Lost

Season 4 Episode 6

The Other Woman

6
Aired Sunday 9:00 PM Mar 06, 2008 on ABC
SUBMIT REVIEW

Episode Fan Reviews (75)

8.8
out of 10
Average
1,187 votes
  • A great, though not completetly flawless character driven episode.

    8.3
    I guess most of the negativity surrounding this episode is because of the previous episode, "The Constant". It just set the bar way too high - and it's obvious why can't "The Other Woman" live up to it: simply put, to have an episode like that again, there has to be a setup phase, and this episode enters that phase, but unlike most setup episodes, this one doesn't feel dull... no, far from dull. Using a setup / transitional episode as a character episode is not a new thing to Lost. Just think about "Par Avion". While this episode is a Juliet centric episode, it's more of a Ben/Juliet episode. We learn a new side of Ben, a side that I thought will never be touched upon. He had/has a crush on Juliet...

    Ben as a lover - can it get any more awkward? The flashbacks were filled with awkward nailbiting scenes, very well done. Present time Ben finally revealed some secrets to Locke, earning his trust, proving himself to be useful - Ben is not a prisoner anymore.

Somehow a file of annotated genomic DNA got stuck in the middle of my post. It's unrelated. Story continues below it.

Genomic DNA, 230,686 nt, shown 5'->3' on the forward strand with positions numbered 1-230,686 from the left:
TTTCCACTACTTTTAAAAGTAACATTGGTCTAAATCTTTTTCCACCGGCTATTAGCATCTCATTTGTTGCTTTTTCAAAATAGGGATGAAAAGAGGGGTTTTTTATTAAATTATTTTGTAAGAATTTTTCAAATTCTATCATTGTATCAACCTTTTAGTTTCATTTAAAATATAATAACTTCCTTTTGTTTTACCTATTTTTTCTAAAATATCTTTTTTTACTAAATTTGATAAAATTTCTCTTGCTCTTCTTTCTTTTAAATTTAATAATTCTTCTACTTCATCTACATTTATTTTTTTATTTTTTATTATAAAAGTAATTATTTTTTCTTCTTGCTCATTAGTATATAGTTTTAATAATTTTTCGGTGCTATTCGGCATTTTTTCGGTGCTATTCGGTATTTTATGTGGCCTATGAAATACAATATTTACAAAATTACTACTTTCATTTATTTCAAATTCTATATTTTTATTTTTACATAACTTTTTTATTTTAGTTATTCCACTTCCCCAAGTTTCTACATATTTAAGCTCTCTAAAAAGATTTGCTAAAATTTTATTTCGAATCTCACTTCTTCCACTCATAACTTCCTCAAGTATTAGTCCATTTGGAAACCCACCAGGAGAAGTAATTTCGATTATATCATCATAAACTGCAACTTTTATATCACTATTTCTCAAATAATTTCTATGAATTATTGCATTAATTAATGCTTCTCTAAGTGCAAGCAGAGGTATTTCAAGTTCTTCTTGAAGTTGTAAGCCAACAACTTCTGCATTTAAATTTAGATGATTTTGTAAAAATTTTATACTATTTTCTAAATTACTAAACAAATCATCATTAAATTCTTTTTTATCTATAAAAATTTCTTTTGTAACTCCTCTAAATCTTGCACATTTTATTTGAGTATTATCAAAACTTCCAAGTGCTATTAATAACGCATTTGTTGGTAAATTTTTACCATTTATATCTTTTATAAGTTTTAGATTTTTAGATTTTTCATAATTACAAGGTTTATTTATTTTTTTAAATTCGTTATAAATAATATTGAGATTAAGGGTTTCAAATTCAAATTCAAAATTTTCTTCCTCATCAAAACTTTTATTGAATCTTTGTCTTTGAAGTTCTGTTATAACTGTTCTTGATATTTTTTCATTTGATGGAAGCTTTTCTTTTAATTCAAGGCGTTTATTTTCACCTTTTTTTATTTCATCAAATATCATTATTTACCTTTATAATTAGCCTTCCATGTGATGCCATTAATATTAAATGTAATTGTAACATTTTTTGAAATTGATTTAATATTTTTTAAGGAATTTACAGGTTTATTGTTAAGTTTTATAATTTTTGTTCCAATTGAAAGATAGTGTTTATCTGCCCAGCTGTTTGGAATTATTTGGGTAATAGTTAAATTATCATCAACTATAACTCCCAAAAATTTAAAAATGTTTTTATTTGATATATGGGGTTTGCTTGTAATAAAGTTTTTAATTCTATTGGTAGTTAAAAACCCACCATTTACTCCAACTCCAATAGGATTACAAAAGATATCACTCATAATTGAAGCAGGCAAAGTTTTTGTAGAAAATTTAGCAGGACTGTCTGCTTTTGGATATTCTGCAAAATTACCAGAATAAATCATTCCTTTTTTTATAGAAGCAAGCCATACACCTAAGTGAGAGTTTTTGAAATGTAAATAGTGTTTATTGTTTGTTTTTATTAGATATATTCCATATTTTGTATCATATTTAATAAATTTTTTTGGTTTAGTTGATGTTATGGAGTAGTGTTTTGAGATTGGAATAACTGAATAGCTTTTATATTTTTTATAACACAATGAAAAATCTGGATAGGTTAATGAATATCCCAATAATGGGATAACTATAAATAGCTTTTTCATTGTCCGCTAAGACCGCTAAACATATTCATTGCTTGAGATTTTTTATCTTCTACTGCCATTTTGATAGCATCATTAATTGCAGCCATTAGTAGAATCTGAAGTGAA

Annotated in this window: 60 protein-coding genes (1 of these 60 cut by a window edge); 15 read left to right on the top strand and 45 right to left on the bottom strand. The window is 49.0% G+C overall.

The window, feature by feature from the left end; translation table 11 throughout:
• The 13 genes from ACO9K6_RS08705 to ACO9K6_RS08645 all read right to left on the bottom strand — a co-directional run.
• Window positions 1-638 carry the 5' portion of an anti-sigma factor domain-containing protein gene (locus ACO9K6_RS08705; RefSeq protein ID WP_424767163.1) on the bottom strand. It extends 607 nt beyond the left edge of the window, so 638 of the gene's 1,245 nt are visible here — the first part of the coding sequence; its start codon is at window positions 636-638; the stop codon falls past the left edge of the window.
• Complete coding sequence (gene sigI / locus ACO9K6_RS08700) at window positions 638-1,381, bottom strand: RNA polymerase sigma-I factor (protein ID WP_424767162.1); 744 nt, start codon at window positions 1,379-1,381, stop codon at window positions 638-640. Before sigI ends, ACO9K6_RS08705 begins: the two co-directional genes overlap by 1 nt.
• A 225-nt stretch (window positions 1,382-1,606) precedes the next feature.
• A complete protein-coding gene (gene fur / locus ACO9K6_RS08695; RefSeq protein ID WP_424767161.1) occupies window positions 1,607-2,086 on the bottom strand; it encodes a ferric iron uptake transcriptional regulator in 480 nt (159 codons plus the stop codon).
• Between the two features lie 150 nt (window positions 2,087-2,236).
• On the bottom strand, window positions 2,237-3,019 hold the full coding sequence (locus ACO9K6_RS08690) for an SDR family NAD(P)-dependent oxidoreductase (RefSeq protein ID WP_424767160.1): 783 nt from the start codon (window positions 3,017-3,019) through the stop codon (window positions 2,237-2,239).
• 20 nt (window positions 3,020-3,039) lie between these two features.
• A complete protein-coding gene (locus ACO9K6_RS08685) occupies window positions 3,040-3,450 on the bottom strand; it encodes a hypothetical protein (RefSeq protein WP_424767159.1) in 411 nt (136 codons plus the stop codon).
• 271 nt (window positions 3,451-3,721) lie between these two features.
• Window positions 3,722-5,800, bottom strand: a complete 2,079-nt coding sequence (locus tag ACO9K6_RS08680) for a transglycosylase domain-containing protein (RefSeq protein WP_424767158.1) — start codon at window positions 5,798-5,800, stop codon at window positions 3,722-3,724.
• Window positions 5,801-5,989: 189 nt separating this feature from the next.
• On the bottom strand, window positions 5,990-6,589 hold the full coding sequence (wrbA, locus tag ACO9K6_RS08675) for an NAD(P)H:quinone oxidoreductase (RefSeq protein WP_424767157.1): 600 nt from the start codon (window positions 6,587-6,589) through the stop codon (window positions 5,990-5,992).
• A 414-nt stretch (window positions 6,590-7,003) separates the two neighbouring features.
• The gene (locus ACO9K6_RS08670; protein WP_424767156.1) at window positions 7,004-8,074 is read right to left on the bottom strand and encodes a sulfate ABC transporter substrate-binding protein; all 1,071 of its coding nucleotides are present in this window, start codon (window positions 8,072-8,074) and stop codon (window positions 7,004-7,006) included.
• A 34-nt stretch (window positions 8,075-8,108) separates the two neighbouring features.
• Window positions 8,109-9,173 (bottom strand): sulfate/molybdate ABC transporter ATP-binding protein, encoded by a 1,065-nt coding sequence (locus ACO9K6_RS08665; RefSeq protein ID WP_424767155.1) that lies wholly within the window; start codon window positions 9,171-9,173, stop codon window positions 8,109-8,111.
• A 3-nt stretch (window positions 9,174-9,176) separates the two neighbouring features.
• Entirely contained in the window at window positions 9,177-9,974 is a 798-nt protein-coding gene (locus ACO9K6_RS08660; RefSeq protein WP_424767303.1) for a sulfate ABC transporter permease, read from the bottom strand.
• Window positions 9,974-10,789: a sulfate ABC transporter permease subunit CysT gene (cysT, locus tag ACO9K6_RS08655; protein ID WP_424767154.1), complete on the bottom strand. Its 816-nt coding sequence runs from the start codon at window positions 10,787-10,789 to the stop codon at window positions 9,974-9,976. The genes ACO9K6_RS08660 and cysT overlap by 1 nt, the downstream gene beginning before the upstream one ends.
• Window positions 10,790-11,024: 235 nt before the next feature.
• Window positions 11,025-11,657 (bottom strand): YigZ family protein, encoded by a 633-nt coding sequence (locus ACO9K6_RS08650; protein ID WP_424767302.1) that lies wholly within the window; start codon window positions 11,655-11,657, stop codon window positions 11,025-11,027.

While it's been speculated since season 2, it's nice to know finally that Charles Widmore is after the island, and it's his boat, not Penny's. I always love, that in Lost, to recreate a certain atmosphere in the flashback, the producers bring back characters who died - and even when they were alive, they had minor roles. That's why this episode we see Goodwin and Tom again, and was it great? It surely was!

    As far as negativity goes, there isn't much. The build up to the Tempest was somewhat false and forced, but at least it gave motivation to the characters. A typical Drew Goddard episode too - lots of over the top dialouge that doesn't actually sound corny, and alot of twisted humor. Most memorable quote:

    (Ben to Juliet)

    You're mine.

    Woah. Take that! Overall, superb episode, with more character mythology than island, but that's what Lost is ultimately all about. Kudos to Michael Emerson and Elizabeth Mitchell for delivering the best performances of the episode.
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